Last week, a discussion panel of cyber security and electrical industry stakeholders examined what could be done to protect U.S. public utilities from cyber-attacks, and what steps could be taken during a high-risk event to mitigate the effects on the grid.
It turns out that we now rely on our DoE regional coordinators in each of the 10 Federal Emergency Management Agency (FEMA) regions to work with first responders during the event of a natural disaster or a terrorist attack (which may be the same thing). The panel cited an agreement signed by the Secretary of Energy in February that identified these individuals as points of contact to share information with the DoE and states in the event of an energy supply disruption, as an important step toward cyber-security preparedness. This would supposedly serve to improve information sharing and communication during critical response activities.
I don’t know about you, but this sounds a lot like the ads for LifeLock where the “security monitor” tells the Bank manager that “Yep, it looks like a robbery”. Except, those are supposed to be funny. This is not.
It gets worse. They went on to applaud the fact that they are working on preparedness exercises to be held by federal agencies and the private sector that would include annual studies on the risks and hazards that might affect the energy sector. And, we actually pay these people?
Someone should point out to this group that despite their heroic preparedness efforts, U.S. cyber security is not nearly as prepared as it appears. As Arthur House, commissioner for the state of Connecticut Public Utilities Regulatory Authority, warned, “The thing to remember about cyber security, we are far better on paper to take care of things than we are operationally. It’s not as if the president could turn to the secretary of energy in the event of a grid cyber-attack and say ‘turn it back on.’”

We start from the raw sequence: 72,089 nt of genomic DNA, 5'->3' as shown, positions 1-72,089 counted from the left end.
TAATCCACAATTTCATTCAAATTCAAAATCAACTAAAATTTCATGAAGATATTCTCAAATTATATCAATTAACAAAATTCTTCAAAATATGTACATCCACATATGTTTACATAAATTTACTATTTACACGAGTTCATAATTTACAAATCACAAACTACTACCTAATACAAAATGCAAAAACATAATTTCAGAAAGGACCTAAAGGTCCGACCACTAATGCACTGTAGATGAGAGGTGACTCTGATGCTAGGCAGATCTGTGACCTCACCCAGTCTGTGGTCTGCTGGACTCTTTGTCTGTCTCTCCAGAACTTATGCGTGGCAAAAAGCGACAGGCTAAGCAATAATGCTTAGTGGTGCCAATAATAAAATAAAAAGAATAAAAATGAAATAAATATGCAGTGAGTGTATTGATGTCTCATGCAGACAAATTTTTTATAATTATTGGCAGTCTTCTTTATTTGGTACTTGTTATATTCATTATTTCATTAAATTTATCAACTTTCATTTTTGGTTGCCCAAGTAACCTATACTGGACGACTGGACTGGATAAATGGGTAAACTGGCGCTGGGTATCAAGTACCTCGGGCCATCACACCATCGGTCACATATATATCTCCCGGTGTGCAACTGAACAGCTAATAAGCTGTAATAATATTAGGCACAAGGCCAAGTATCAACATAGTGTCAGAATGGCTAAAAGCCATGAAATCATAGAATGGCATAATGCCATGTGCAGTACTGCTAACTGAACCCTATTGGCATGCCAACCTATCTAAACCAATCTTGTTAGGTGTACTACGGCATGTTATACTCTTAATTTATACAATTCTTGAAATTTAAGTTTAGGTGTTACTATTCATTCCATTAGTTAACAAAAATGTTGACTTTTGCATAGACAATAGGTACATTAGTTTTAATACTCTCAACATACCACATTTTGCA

As we should have seen in the Ukraine power grid attack, the holistic strike vectors that disrupted restoration attempts immediately following the grid attack itself were the real problem faced by the Ukrainian security engineers and not just the initial strike on the grid. We are not even close to addressing let alone planning for a similar recovery disruption here.
It doesn’t take much imagination to conjure a scenario where an attack on the electric grid would be accompanied by an attack on our financial sector or another attack on our water supply at the same time. Or, simply an attack on our recovery efforts through brute force DDoS vectors against all of our FEMA sites and disruption of our communication protocols.
As recently as last year, Jehovah Johnson, Secretary of Homeland Security said “I’m sure FEMA has the capability to bring in backup transformers. If you want an inventory and a number, I couldn’t give you that.”
That might be because in fact, there is almost no such capability in the realm of large power transformers (LPT’s). Even if we had them as the STEP (Spare Transformer Equipment Program) people claim we do, how would we transport equipment weighing half a million pounds or more across interstate lines in a rapid response to a critical outage? According to FEMA representatives, as of this moment, that capability has never been tested.